Newly appointed French economy minister, Emmanuel Macron, 36, has re-ignited debate by saying during an interview released on Thursday that he is open to relaxing regulations on a 35-hour work week.
His remarks raised hopes, especially in pro-business circles, for a revival in the French economy, which has been languishing for some time now.
But workers and trade unions are dismayed.
The 35-hour work week has been a legacy of French socialism and attempts to make changes in 2007 failed.
So, what is this controversy all about? Should one work shorter or longer hours? How long do we work here in Singapore, and the rest of Asia?
French President Francois Hollande (L) and new economy minister Emmanuel Macron. -- PHOTO: REUTERS
What is the French debate all about?
Former President Francois Mitterrand from the Socialist Party introduced a 39 hour work week in 1982. But in 2000 that was reduced further to the current 35 hours. The rationale was that if people worked fewer hours, employers would be encouraged to hire many more workers.
Over time, however, rules were relaxed and some industries were exempted from the regulation. And, in effect, today French workers tend to work longer than 35 hours every week.
Still, the economy minister's remarks Thursday have reopened divisions.
Macron, a former investment banker, suggested that employees could vote to decide if they wanted to expand their work week. And if a majority of them wanted to do so, the hours could be extended.
"The key to a recovery in France is to liberate our potential energy to create activity," he was quoted as saying by Le Point, a French weekly news magazine.
Predictably, unionists were furious with Laurent Berger, the head of the moderate CFDT trade union, slamming the move as a "mistake".
"It's out of the question. The subject is closed," he was quoted as saying in a report by CNN Money.
The prime minister's office has since clarified that the government "will respect" the 35-hour legislation.
How did the 35-hour work week come about?
Here's a quick look at the history of the 35-hour work week in France:
1982 - President Francois Mitterrand decrees a shorter 39-hour work week and a 5-week vacation.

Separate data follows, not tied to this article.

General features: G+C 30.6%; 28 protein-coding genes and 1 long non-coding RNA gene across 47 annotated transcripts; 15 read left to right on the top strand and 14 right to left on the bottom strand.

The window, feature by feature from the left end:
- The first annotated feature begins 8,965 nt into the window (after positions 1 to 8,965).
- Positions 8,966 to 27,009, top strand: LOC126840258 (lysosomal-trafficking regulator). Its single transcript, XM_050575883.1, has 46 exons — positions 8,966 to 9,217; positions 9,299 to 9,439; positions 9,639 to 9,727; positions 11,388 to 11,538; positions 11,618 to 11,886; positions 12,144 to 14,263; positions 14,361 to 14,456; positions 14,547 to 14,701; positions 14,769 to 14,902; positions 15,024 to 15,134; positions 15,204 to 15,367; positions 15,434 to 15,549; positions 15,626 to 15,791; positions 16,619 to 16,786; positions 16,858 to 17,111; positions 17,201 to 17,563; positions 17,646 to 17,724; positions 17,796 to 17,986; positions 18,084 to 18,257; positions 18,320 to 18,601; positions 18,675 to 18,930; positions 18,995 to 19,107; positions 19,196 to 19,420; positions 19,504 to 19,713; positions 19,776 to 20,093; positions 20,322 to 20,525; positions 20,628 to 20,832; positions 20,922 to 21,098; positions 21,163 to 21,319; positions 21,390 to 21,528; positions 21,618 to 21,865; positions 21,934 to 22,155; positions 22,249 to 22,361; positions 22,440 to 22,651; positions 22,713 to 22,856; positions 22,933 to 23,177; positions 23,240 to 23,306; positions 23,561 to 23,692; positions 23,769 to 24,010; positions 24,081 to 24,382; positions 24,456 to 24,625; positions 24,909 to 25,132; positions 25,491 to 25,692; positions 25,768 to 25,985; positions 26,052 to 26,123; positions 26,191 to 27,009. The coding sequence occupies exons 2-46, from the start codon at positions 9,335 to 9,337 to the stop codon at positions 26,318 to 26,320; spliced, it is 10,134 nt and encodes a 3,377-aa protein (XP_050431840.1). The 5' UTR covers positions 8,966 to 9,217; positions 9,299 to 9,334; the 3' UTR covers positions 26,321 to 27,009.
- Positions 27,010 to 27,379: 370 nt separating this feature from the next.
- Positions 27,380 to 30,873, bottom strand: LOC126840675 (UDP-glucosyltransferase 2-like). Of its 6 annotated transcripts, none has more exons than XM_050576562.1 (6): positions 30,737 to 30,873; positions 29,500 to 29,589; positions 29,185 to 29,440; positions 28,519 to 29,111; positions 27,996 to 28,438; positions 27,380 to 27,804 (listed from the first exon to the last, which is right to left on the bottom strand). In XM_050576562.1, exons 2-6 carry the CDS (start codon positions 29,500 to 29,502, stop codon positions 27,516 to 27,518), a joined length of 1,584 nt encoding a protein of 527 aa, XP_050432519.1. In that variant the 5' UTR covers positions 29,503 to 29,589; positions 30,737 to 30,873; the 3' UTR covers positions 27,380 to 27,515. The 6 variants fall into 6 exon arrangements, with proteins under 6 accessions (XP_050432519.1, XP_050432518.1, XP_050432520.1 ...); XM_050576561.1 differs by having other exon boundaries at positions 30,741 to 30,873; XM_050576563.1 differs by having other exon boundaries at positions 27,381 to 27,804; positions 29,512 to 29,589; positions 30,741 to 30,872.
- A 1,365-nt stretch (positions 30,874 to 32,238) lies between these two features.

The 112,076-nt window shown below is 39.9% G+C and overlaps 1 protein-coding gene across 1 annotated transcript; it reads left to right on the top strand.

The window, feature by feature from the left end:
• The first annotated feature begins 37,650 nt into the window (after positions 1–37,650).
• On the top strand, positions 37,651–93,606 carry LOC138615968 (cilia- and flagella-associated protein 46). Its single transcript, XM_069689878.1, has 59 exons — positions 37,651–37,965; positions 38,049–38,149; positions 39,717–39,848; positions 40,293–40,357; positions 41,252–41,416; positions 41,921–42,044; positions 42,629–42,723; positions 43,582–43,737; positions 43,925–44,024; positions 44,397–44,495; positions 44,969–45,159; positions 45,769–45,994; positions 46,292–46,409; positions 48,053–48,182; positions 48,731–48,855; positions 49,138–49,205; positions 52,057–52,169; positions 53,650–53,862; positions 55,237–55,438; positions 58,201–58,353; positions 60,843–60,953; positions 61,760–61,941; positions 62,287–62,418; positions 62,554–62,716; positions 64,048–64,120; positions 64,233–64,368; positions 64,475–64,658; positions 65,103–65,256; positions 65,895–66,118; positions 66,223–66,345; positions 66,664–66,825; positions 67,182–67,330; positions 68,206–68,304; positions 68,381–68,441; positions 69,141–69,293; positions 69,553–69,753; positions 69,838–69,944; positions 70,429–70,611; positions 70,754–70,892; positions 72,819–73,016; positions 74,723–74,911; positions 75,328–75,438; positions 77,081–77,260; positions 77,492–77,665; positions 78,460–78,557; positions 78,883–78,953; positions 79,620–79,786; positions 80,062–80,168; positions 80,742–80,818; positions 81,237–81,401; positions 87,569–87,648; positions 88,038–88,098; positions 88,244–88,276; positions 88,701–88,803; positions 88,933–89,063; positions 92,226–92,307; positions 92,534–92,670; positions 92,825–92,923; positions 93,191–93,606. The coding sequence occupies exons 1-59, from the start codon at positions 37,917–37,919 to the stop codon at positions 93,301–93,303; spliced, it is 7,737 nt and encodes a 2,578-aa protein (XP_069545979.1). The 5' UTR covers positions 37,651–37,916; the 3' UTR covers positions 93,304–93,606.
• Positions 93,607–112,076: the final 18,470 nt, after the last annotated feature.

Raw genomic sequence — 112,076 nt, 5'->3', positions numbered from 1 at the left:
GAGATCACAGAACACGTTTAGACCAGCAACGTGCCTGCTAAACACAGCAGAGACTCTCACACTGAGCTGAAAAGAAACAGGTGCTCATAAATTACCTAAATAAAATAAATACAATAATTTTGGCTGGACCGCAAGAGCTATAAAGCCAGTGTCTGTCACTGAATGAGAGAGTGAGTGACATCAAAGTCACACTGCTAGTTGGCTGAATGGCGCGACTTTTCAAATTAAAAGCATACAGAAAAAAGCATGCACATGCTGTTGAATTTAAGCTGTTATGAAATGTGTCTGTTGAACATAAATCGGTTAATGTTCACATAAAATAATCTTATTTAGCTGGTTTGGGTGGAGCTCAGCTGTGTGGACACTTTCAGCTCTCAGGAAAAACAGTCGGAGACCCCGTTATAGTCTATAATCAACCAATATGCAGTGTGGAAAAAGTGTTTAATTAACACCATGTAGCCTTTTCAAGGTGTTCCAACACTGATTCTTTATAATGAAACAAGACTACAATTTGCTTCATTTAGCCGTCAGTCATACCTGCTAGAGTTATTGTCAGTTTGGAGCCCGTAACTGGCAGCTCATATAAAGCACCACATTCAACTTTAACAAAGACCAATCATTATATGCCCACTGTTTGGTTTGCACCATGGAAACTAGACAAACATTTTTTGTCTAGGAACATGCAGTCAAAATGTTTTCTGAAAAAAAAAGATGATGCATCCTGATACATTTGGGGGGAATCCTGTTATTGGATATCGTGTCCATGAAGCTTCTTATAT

1995 - Government starts dishing out subsidies for significant reduction in working time.
1998 - France's new working time law was passed by Parliament in May. It sets the length of the statutory working week at 35 hours from January 1, 2000 in companies employing more than 20 people, and from January 1, 2002 for smaller firms.
2000 - The 35-hour work week is adopted by Socialist Prime Minister Lionel Jospin's government
2007 - President Nicolas Sarkozy announces his "working more for earning more" initiative, to increase the number of working hours. But it faces stiff opposition.
2014 - Economy minister Emmanuel Marcon provokes controversy by resurrecting a longer work week again.
Is 35 hours a week too much or too little?
There's no definitive answer with opinion divided over the need to promote output from work and the need for a better quality of life.
Critics of the 35 hour work week said it crushed the spirit of Gallic enterprise, made already rigid labour codes even more inflexible and dragged French unemployment to record levels.
But there have been many in favour who claim that working fewer number of hours actually encourages workers to be more productive.
Sweden, for instance, embarked last week on an experiment to see if a six-hour work day would benefit public sector companies. Sweden hopes the move will reduce sick leave and boost efficiency.
How many hours do people work elsewhere?
There are several countries where people work longer hours than the French.
Full-time workers in Finland - where a debate similar to that in France is continuing - work for 39 hours a week, according to the Helsinki Times.
Americans on average work about 38 hours a week.
Netherlands perhaps has the shortest work week in the Western world of 29 hours, according to a report by CNN, followed by Denmark where it is 33 hours.
Indonesian workers make their way home in Tangerang. -- PHOTO: REUTERS
How does Asia compare with the rest of the world?
People tend to work many more hours in Asia.
According to the International Labour Organization, most Asian countries have a 48-hour working week, but almost a third of the countries in the region do not have a regulated maximum number.
Another third put the weekly limit at 60 hours of work, the China Daily reports.
Japan - which was well known for Karoshi or death from overwork in the 1970s & 80s - introduced standard working hours of eight hours per day and 40 hours per week, in 1994.
South Korea also introduced a 40-hour work week in 2003, but that was rarely followed.The law did not cover weekends and holidays, a loophole which allowed employees to put in more hours. Last September, South Korea cut the maximum number of work hours per week to 52, down from 68.
Among the five cities in the world with the longest working hours, three are in Asia.
Hong Kong ranked third among the 72 cities surveyed by UBS financial services firm, with the average worker spending 2,296 hours per year at their job.
In Bangkok, workers spend 2,312 hours every year and in Seoul 2,308.
In Shanghai, the average work year is 1,967 hours and in Tokyo it is 2,012 hours.
How long do we work in Singapore?
An employee is not allowed to work more than 12 hours a day in Singapore.
For shift workers, the Ministry of Manpower states that one can work up to 12 hours a day, provided that the average working hours each week do not exceed 44 over a continuous three week period.
In a report last August, job-listing website eFinancialCareers found that more than two-thirds of 1,738 of Singapore’s finance and banking professionals surveyed in the poll worked weekends, and about 43 percent remained contactable by their jobs at all times of the day and night.